Check Point is something like Cisco but if I have to choose between Cisco and Check Point firewalls, I will choose Cisco because of all the features that Cisco has. With Cisco you can do a lot of things, when it comes to advanced malware protection and IPS. Check Point is very complicated to manage. They have recently come out with Infinity where there is a central point of management.
Palo Alto has a lot of functionality but I haven't worked on the newer models.
What other advice do I have?
Cisco firewalls are not for kids. They are for people who understand security. Now I know why people with Cisco training are very good, because they train you to be competent. They train you to have ability. And when you have ability, their firewall becomes very easy to configure.
When Cisco is teaching you, Cisco teaches you the concept. Cisco gives you a concept. They don't focus on how to configure the device. With Fortinet, for instance, Fortinet teaches you how to configure their device, without giving you the concepts. Cisco gives you the concepts about how the technology is working. And then they tell you how you are going to configure things on their box. When you are an engineer and you understand the technology from Cisco, it means that you can drive everything, because if you understand Cisco very well, you can work with FortiGate. If you understand security from Cisco, it means that you can configure everything, you can configure every firewall. This is why I like Cisco.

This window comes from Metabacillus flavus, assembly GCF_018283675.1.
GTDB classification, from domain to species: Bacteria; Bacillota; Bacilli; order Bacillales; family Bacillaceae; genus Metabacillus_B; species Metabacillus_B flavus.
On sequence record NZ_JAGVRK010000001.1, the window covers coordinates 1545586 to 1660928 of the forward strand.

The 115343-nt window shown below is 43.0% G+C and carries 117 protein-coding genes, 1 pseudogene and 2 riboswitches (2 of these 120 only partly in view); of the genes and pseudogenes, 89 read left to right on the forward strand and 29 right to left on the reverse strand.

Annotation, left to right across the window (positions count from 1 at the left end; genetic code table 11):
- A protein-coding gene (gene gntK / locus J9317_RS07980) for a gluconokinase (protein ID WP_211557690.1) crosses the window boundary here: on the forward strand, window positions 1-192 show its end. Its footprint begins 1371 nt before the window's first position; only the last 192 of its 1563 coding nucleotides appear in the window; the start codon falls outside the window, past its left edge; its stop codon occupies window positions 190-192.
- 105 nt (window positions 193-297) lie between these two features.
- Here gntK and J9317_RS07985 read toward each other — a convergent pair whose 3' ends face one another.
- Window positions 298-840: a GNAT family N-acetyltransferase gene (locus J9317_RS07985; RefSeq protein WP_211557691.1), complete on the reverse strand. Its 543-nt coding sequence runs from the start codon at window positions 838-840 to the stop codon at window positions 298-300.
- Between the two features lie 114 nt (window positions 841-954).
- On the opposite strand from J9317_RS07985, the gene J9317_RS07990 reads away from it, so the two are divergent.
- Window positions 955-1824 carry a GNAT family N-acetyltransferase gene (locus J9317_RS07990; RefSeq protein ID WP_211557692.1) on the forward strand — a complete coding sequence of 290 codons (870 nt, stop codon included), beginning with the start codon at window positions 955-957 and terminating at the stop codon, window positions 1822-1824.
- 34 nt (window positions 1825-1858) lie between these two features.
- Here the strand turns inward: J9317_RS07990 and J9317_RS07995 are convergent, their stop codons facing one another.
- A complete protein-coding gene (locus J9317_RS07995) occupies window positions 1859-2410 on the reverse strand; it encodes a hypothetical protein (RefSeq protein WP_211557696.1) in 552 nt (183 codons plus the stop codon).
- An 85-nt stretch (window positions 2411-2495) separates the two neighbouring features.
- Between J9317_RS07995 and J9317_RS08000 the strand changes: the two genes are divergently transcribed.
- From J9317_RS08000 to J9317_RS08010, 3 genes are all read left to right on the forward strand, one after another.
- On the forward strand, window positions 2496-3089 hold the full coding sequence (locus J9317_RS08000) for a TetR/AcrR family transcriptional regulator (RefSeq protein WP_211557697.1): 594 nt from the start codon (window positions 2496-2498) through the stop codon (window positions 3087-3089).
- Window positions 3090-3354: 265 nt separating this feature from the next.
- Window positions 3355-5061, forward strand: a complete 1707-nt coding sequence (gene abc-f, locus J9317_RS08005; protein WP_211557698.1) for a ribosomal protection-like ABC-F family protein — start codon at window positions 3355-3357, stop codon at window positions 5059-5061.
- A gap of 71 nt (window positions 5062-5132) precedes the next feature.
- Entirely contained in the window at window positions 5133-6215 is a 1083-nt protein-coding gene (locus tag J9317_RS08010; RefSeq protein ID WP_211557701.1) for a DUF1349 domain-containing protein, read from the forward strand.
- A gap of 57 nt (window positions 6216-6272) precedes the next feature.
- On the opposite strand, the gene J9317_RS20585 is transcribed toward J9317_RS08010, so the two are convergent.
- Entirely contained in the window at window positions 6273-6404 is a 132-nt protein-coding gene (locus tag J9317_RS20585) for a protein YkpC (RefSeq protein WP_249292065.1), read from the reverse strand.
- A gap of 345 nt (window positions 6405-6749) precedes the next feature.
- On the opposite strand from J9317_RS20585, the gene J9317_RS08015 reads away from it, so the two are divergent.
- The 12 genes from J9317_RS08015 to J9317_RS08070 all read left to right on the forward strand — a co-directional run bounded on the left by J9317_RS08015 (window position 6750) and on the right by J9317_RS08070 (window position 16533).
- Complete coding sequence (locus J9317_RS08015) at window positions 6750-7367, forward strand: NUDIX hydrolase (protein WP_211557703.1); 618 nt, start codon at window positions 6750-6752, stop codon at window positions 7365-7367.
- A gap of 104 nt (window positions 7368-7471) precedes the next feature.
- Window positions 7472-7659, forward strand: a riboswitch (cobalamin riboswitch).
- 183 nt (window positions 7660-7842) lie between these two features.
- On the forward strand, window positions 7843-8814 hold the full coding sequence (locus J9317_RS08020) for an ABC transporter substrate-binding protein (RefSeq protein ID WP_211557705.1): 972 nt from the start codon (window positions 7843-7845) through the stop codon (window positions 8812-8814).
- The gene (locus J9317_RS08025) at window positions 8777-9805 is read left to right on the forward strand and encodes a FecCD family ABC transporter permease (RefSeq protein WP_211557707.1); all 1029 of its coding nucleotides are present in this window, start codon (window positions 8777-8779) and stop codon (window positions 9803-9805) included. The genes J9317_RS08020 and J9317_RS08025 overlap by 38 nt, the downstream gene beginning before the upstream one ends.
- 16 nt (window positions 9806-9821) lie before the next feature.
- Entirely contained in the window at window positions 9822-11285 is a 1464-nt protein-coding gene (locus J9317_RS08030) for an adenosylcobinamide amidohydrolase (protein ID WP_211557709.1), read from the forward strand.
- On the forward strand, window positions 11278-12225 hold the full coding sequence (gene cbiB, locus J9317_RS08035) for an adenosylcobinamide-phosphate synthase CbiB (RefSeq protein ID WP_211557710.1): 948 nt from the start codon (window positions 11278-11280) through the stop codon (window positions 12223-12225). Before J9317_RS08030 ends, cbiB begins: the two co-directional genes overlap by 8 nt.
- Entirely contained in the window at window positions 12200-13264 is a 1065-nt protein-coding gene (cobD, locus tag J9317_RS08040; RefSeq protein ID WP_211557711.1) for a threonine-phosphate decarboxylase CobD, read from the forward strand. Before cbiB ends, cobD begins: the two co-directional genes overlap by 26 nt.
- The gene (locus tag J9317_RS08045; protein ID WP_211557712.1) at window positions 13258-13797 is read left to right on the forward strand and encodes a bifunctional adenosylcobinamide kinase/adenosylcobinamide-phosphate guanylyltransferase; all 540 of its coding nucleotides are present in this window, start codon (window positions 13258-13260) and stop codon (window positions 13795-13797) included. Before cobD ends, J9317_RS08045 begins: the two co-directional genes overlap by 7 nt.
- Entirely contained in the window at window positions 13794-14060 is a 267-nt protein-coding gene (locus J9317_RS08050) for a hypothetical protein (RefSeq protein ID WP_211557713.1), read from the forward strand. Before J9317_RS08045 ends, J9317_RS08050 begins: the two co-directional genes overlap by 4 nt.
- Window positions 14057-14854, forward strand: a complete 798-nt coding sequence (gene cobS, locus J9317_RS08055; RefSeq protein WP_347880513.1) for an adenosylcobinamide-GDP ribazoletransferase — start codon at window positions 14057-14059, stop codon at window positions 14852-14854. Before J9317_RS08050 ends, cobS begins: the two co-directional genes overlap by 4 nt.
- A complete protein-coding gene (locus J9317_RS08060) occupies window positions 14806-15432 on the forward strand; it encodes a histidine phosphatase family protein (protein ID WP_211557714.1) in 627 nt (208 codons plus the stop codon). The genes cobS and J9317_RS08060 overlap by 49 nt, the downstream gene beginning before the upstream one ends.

When it comes to other vendors, it's easy to understand and it's easy to configure, but you can configure without understanding. And when you configure without understanding, you can't troubleshoot. To troubleshoot, you need understanding.
I'm a security analyst, so I deal with everything about firewalls. I'm talking about ASA firewalls, and I'm talking about ASA with Firepower, FTD, and Cisco Meraki MX. When it comes to security tools I am comfortable with Cisco and everything Cisco.
One of our clients was using Cisco ASA. They got attacked, but I don't think that this attack came from outside their company. They were managing their firewall and configuring everything well, but they were still getting attacks. One of their employees had been compromised and his laptop was infected. This laptop infected everything in the organization. So the weakest link can be your employees.
Which deployment model are you using for this solution?